An ISO image or .iso (International Organization for Standardization) file is an archive file that contains a disk image called ISO 9660 file system format.
Every ISO file has
.iso an extension has a defined format name taken from the ISO 9660 file system and is specially used with CD/DVD ROMs. In simple words, an iso file is a disk image.
I have seen most of the Linux operating system images that we download from the internet are .ISO format. Typically an ISO image contains the installation of software such as operating system installation files, games installation files, or any other applications.
Sometimes it happens that we need to access files and view content from these ISO images, but without wasting disk space and time by burning them onto CD/DVD or USB drives using our tools.
This article describes how to mount and unmount an ISO image on a Linux Operating system to access and list the content of files.
How to Mount an ISO Image in Linux
To mount an ISO image on RedHat-based or Debian-based Linux distributions, you must be logged in as a “root” user or switch to “sudo” and run the following commands from a terminal to create a mount point.
# mkdir /mnt/iso OR $ sudo mkdir /mnt/iso
Once you created a mount point, use the “mount” command to mount an iso file called “Fedora-Server-dvd-x86_64-36-1.5.iso“.
# mount -t iso9660 -o loop /home/tecmint/Fedora-Server-dvd-x86_64-36-1.5.iso /mnt/iso/ OR $ sudo mount -t iso9660 -o loop /home/tecmint/Fedora-Server-dvd-x86_64-36-1.5.iso /mnt/iso/
- -t – This argument is used to indicate the given filesystem type.
- ISO 9660 – It describes the standard and default filesystem structure to be used on CD/DVD ROMs.
- -o – Options are necessary with a -o argument followed by a separated comma string of options.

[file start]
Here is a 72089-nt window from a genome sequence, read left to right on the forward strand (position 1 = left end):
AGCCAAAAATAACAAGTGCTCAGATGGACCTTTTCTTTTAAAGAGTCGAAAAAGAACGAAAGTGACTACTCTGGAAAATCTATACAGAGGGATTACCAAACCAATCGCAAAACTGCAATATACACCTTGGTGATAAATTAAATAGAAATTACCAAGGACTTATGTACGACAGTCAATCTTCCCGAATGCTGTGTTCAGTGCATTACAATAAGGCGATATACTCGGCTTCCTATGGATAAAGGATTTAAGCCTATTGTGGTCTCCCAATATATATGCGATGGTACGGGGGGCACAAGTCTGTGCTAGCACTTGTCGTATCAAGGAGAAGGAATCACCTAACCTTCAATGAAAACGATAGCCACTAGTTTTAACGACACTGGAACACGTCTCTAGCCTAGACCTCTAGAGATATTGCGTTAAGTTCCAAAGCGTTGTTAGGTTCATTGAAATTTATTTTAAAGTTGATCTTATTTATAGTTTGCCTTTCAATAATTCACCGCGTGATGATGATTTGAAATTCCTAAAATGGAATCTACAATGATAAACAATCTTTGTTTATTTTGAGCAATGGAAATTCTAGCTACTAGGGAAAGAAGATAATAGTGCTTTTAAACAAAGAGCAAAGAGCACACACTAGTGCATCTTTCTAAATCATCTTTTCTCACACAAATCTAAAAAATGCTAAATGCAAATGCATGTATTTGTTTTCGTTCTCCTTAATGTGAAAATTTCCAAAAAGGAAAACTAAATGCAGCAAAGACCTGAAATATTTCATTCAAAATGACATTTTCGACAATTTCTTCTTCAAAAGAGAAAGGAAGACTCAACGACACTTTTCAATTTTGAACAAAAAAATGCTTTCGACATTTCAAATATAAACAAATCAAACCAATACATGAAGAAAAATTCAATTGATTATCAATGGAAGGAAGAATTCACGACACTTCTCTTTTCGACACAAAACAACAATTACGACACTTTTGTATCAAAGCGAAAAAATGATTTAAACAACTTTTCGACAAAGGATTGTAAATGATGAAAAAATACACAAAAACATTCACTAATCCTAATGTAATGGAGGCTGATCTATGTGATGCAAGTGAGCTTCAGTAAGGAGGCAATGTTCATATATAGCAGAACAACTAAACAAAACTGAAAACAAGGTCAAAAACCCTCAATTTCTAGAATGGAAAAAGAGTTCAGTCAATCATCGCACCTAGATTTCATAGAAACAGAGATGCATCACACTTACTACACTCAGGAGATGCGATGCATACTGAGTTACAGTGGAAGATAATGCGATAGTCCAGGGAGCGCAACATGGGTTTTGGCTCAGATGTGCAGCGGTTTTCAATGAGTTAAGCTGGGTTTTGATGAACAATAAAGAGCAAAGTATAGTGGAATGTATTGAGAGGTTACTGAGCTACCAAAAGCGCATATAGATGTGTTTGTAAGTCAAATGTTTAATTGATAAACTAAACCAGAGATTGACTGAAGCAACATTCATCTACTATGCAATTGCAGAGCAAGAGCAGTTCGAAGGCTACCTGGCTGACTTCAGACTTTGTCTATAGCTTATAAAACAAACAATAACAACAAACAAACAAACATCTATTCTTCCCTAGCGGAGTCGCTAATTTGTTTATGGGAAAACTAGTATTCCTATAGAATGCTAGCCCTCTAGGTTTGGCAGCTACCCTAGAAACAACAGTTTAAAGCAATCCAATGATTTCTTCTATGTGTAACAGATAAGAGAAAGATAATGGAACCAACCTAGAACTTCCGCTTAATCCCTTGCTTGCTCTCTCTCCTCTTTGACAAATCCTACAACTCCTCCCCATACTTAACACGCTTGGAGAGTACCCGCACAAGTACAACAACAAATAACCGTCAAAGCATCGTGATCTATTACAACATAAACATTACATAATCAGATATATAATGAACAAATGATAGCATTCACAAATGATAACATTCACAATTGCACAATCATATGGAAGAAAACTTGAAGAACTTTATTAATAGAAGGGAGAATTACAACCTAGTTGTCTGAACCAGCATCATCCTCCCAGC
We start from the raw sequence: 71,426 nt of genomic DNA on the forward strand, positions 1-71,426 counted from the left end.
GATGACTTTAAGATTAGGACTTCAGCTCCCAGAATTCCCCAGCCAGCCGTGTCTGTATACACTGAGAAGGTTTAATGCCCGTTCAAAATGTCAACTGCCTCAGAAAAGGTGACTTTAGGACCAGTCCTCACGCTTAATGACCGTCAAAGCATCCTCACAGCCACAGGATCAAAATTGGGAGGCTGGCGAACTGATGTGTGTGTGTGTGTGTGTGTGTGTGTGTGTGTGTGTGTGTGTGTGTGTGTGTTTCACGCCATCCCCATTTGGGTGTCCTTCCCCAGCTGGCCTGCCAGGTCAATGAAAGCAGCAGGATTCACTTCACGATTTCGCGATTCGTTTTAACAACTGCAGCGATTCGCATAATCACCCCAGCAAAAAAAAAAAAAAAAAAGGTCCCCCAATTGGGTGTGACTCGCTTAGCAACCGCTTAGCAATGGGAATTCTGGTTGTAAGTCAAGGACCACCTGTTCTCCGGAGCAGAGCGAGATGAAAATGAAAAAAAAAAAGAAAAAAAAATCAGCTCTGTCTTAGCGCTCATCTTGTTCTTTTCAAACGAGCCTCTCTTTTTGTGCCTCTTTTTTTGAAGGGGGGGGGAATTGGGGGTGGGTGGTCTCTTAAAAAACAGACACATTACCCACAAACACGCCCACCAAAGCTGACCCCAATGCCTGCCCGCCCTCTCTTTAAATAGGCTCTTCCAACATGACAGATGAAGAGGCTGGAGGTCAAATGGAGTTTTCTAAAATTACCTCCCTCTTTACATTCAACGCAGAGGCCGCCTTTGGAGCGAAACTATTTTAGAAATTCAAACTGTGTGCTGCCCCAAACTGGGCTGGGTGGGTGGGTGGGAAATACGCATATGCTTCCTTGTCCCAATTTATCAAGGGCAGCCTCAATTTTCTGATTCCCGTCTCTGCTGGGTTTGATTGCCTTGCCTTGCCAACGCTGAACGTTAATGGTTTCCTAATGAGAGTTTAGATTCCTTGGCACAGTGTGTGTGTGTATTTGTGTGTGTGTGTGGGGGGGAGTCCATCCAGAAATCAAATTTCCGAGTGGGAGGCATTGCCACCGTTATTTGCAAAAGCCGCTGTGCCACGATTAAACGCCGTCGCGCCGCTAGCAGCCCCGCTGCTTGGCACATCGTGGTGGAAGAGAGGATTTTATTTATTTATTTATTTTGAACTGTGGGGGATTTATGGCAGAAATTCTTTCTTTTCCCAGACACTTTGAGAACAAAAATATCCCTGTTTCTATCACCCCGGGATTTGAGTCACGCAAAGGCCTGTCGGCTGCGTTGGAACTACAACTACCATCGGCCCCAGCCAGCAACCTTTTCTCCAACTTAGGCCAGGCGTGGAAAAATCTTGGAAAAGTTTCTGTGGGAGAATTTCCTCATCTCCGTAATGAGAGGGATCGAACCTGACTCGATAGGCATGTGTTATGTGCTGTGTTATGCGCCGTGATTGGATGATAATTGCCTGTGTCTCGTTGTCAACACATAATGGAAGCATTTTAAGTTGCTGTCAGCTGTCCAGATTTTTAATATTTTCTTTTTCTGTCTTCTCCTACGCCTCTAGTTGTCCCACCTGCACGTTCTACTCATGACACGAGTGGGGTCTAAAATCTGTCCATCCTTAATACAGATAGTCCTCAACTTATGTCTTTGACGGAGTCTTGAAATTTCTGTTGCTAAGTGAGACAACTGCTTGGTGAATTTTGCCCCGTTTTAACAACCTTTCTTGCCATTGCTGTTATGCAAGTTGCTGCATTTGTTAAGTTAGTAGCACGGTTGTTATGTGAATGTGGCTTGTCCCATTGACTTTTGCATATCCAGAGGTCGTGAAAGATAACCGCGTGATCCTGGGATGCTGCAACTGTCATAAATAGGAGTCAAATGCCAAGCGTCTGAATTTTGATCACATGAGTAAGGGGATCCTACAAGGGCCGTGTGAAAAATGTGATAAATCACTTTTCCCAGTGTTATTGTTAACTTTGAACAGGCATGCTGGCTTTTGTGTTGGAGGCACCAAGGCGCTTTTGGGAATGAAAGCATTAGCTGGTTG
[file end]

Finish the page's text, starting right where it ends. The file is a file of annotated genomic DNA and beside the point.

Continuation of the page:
- loop -The loop device is a pseudo-device that is often used for mounting CD/DVD ISO images and makes those files accessible as a block device.
After the ISO image is mounted successfully, go to the mounted directory at /mnt/iso and list the content of an ISO image. It will only mount in read-only mode, so none of the files can be modified.
# cd /mnt/iso # ls -l
You will see the list of files of an ISO image, that we have mounted in the above command. For example, the directory listing of a Fedora-Server-dvd-x86_64-36-1.5.iso image would look like this.
total 21 dr-xr-xr-x 3 root root 2048 May 5 02:49 EFI -r--r--r-- 1 root root 2574 Apr 12 00:34 Fedora-Legal-README.txt dr-xr-xr-x 3 root root 2048 May 5 02:49 images dr-xr-xr-x 2 root root 2048 May 5 02:49 isolinux -r--r--r-- 1 root root 1063 Apr 12 00:32 LICENSE -r--r--r-- 1 root root 95 May 5 02:47 media.repo dr-xr-xr-x 28 root root 4096 May 5 02:49 Packages dr-xr-xr-x 2 root root 4096 May 5 02:49 repodata -r--r--r-- 1 root root 1118 May 5 02:49 TRANS.TBL
How to Unmount an ISO Image in Linux
Simply run the following command from the terminal either “root” or “sudo” to unmount a mounted ISO image.
# umount /mnt/iso OR $ sudo umount /mnt/iso
[ You might also like: How to Mount Windows Partition in Linux ]
23 thoughts on “How to Mount and Unmount an ISO Image in Linux”
the mount is old. use fstab. it is easier than mount.
It will be very funny when you remove the iso-file and reboot the system.
Unable to mount isos using latest kernel in RHEL6.6 using this method.
When attempting to enter: mount -t iso9660 -o loop /patch/to/image.iso /mnt/path (with the proper iso name in the proper directory and /mnt/path created), receiving the error message:
column: invalid option — ‘o’
usage: column [-tx] [-c columns] [file …]
Tried in init 1/3, even an older release of the kernel, still nothing. HOWEVER, apparently the -t and -o options _DO_ work with sudo mount.